Perhaps Vince Cottone was not the first to use the words “craft” and “beer” together, but in his 1986 “Good Beer Guide: Brewers and Pubs of the Pacific Northwest” he put definitions of “craft brewery” and “true beer” into words when nobody else did.
“I can’t swear I was the ‘first’ to use the term, but I also don’t remember any source I borrowed it from. Possibly CAMRA used it in the UK before me, and in fact I traveled there in 1984 and ’85. If they did use it their usage was probably very casual and I don’t think they made any attempt to define it or promote it as an something like an appellation. I know of no brewing company who used it prior to my book.”
When his book first appeared North America was home to scores of small breweries that opened only since 1980, not hundreds (or eventually more than 1,500). Consider that context. Also, that at the time Cottone wrote for many publications, both within beer trade and outside (such as the Seattle Post-Intelligencer and The Washington Post).
I use the term Craft Brewery to describe a small brewery using traditional methods and ingredients to produce a handcrafted, uncompromised beer that is marketed locally. I refer to this beer as True Beer, a detailed definition and description of which appears in the following section.
The name Craft Brewery is used in lieu of several other terms which have been used recently to describe small breweries,: “boutique brewery,” used by Michael Jackson in his Pocket Guide to Beer; “cottage brewery,” favored in Canada; and “microbrewery,” the term adopted by most American small breweries. I chose Craft Brewery because it better describes the breweries we are discussing.
The term “microbrewery” has arbitrarily been defined as “a brewery” producing less than 10,000 barrels of beer annually.” But some, if not most, of the Northwest’s small breweries will eventually produced more than that amount. And, since it’s possible for a microbrewery to be other than a Craft Brewery and vice versa, the term is both more specific and more versatile than any of the others.”
In fact, 10,000 barrels provided to be an arbitrary enough figure it was not much later changed to 15,000 (where it remains today). As points of reference: Sierra Nevada and Redhook Ale Brewery both sold 10,000 barrels for the first time in 1987, and two years later Sierra Nevada sold 20,884 barrels and Redhook 15,000. Anchor Brewing, of course, was bigger, but was not a startup.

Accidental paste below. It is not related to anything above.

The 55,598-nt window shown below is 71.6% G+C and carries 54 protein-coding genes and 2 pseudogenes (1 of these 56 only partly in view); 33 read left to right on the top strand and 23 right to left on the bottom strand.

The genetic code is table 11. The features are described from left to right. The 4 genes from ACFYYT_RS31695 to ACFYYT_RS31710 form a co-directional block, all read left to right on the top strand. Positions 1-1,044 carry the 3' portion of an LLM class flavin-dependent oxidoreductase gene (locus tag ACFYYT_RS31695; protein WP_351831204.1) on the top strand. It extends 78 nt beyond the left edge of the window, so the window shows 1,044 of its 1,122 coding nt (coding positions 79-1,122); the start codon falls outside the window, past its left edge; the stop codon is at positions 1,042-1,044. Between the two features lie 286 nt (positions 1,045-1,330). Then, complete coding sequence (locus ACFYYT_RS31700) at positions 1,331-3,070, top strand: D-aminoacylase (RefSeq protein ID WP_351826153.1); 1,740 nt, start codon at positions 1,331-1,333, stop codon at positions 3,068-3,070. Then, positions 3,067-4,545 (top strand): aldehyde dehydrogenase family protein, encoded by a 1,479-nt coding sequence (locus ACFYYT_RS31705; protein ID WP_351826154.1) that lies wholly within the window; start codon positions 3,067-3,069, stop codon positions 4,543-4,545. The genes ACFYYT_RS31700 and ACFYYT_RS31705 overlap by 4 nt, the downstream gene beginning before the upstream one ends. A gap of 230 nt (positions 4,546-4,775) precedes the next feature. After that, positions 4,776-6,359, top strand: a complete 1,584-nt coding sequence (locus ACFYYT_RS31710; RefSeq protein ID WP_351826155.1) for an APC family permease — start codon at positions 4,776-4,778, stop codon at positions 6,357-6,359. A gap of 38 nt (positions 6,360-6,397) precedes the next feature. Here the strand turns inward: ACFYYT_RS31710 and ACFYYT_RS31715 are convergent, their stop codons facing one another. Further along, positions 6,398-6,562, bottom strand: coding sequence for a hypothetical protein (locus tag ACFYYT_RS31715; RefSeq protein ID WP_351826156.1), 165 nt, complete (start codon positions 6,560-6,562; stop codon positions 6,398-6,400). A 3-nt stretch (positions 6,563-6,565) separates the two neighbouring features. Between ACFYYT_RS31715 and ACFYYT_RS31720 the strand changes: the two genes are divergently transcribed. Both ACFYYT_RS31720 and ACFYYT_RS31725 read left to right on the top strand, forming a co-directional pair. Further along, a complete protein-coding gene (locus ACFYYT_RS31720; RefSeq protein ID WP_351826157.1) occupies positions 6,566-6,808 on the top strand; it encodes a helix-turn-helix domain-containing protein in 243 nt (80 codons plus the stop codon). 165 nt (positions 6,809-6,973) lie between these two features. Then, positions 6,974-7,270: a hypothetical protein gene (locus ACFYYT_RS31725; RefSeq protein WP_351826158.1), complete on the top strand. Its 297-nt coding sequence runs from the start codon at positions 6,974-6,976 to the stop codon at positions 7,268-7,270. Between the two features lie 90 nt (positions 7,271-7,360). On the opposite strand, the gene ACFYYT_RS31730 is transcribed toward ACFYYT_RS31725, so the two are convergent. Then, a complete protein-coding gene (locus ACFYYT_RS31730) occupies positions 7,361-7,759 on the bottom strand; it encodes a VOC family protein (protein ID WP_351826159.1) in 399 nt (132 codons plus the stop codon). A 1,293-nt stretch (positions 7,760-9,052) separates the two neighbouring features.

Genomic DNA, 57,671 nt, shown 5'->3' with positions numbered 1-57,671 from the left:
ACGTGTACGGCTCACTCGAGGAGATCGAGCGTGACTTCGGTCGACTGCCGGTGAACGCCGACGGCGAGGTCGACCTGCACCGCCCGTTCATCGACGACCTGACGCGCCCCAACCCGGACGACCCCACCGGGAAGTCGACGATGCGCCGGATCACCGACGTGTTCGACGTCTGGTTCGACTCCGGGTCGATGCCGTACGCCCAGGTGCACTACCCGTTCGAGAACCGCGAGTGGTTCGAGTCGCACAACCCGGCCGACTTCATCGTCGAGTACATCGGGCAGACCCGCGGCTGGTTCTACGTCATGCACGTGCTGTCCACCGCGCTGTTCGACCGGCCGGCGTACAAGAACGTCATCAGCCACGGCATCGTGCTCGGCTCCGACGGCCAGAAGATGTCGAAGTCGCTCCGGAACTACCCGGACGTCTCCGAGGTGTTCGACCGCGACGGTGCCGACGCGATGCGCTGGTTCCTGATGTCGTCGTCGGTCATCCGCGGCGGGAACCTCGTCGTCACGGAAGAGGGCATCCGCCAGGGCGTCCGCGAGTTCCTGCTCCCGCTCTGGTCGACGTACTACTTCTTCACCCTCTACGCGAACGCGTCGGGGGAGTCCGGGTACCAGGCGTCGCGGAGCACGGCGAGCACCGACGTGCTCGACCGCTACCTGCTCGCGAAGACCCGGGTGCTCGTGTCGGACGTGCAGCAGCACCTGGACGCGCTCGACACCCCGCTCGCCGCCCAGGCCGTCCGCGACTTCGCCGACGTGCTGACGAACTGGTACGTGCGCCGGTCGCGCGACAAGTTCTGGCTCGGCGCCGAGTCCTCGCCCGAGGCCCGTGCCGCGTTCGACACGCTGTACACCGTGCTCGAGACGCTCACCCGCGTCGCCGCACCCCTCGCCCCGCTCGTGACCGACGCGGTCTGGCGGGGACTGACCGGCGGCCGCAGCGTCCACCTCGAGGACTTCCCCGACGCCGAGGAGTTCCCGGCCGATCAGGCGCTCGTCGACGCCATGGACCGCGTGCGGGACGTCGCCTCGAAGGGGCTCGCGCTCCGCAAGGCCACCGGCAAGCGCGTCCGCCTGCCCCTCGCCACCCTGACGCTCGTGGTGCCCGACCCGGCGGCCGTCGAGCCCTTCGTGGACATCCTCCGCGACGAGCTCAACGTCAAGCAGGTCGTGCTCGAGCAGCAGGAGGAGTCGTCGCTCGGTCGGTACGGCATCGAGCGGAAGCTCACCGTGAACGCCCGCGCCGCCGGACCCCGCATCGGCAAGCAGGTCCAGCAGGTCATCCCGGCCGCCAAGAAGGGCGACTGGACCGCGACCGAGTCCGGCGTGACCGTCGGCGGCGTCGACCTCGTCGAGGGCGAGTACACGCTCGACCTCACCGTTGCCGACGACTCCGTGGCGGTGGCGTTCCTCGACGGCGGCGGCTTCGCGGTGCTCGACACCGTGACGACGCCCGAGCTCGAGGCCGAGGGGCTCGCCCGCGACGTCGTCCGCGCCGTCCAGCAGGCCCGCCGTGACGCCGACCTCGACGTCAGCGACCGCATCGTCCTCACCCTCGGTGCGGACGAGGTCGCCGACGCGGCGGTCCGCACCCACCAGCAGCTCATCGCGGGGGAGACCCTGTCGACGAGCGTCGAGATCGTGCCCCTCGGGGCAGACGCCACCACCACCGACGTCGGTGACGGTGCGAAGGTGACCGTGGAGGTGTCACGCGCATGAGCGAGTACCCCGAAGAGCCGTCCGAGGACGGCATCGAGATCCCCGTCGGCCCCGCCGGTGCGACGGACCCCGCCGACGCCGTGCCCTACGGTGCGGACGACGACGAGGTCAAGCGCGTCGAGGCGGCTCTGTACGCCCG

Cottone’s discussion of “True Beer” is rather complete. He discusses ingredients as well as process, explaining when adjuncts might be permitted, investigating finings, filtration and pasteurization. He didn’t pull any punches: “North American Industrial Brew does accomplish a few thing True Beer can’t: it is made to ship and store well. As such, it is technically as flawless as beer can be. It is unfortunate that beer must lack taste in order to survive time and travel, but that is an unalterable fact. If beer was judged by its stability alone, Industrial Brew would have to rate as the world’s finest.”
The basics are in the introduction, but his full definition made it easy to tap a glass (or a bottle) and say, “Yep, qualifies” or “nope, not this one.” Not as simple 25 years later.
The problem of defining the category of beers covered by this book was not easily solved. I’ve chosen to call our ideal brew True Beer in order to distinguish it from brews that I feel don’t measure up to the standards set for the ideal, uncompromised beer.
The choice of the term True Beer was partly by default. “Traditional” has been badly overused and misapplied to beer. “Authentic” has been used in promotional material by a major beer importer, and I don’t feel that most important beer, having usually been pasteurized before shipment, then transported great distance, qualifies as “uncompromised.” “Honest” is part of a trade name of a locally-produced lager. Finally, “real” was ruled out because I didn’t want to borrow too heavily from Britain’s Campaign for Real ale (CAMRA), protectors of the empires national tipple.
So I’ve chosen the term True Beer to describe the ideal, uncompromised beer, beer that’s hand-made locally in small batches using quality natural ingredients, served on draft fresh and unpasteurized.
He did not begin using these terms for marketing purposes. Sure, the words “craft beer” soon got used that way. And they certainly provoke debate that we don’t really need to revisit.
You might want to compare what Cottone wrote to the official Brewers Association definition, but remember that reporters may choose not to be so specific when the write about “craft beer” and the person on the stool next to you is also entitled to his or her own opinion.